# Calculating FIRST sets by hand

I'm having a slight problem that's been bugging me for quite some time now and I haven't been able to find a suitable answer online.

Given a grammar:

`S = Sc | Eab | Db | b`
`D = EDcD | ca | ɛ`
`E = dE | DY`
`Y = Ed | Dad | ɛ`

To find the FIRST set of say Y, so FIRST(Y), am I correct in assuming that it goes like this:

`FIRST(Y)`
`= FIRST(Ed) ∪ FIRST(Dad) ∪ FIRST(ɛ)`
`= FIRST(E) ∪ (FIRST(D)\{ɛ}) ∪ FIRST(ad) ∪ {ɛ}`
`= FIRST(E) ∪ (FIRST(D)\{ɛ}) ∪ {a, ɛ}`

Now the question is how do I find FIRST(E) and FIRST(D)?

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## 1 Answer

So, the problem with FIRST(E) and FIRST(D) is that E and D reference one another. And the solution is the usual one when you want a sort of "least fixed point" -- start with everything empty and keep iterating until they stabilize.

That is: first of all, initialize all your FIRST sets to the empty set. Now, repeatedly, consider each production and pretend your current estimates for the non-terminal's FIRST sets are the truth. (In reality, they will typically be "underestimates".) Work out what the production tells you about the FIRST set of its LHS, and update your estimate of that non-terminal's FIRST set accordingly. Keep doing this, processing all the productions in turn, until you've gone through all of them and your estimates haven't changed. At that point, you're done.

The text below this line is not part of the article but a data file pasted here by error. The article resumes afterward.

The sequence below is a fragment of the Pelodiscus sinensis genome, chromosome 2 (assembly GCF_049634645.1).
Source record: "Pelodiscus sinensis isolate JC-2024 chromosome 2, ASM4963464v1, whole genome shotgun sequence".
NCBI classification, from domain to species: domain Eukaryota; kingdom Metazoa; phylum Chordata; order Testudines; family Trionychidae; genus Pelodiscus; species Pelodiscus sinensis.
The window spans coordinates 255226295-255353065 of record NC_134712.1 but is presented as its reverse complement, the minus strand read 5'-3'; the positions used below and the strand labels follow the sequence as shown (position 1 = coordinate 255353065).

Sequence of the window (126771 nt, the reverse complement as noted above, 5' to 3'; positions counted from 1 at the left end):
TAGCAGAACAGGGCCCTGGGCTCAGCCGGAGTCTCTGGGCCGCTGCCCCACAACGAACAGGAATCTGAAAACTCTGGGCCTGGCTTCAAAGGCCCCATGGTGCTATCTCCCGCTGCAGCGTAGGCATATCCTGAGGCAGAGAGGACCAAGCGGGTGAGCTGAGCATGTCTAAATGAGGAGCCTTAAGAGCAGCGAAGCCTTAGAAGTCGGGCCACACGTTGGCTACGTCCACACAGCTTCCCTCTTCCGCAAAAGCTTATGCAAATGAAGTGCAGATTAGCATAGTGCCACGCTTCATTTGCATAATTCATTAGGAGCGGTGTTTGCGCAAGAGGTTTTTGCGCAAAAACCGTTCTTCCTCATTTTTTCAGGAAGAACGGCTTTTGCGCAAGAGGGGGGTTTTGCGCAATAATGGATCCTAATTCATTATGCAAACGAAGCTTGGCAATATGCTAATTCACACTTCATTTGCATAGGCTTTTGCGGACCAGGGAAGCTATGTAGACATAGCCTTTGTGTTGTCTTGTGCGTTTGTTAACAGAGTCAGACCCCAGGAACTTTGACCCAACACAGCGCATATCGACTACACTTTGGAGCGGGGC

In this case, here's how it goes (assuming I haven't goofed, of course). The first pass produces successively S: {b}, D: {c,ɛ}, E: {c,d}, Y: {c,d,ɛ}. The second produces successively S: {b,c,d}, D: {c,d,ɛ}, E: {c,d,ɛ}, Y: {c,d,ɛ}. The third doesn't change any of those, so those are the final answers.

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Will this method, of calculating FIRST, always gives us the correct FIRST set for each and every non_terminal? OR we should use this method only in situation like these when two non_terminals are referencing each other? –  Zohaib Oct 28 '12 at 4:42
If no two nonterminals ever reference one another (directly or indirectly), then the same procedure works and it's more obvious that it works :-). Imagine drawing an arrow from each symbol (terminal or not) to each other thing that depends on it. If you have no "loops" of dependencies, then what happens is that the correct FIRST sets propagate out following the arrows, and after a finite length of time you've followed every arrow and everything's stopped changing and you're done. –  Gareth McCaughan Oct 29 '12 at 14:44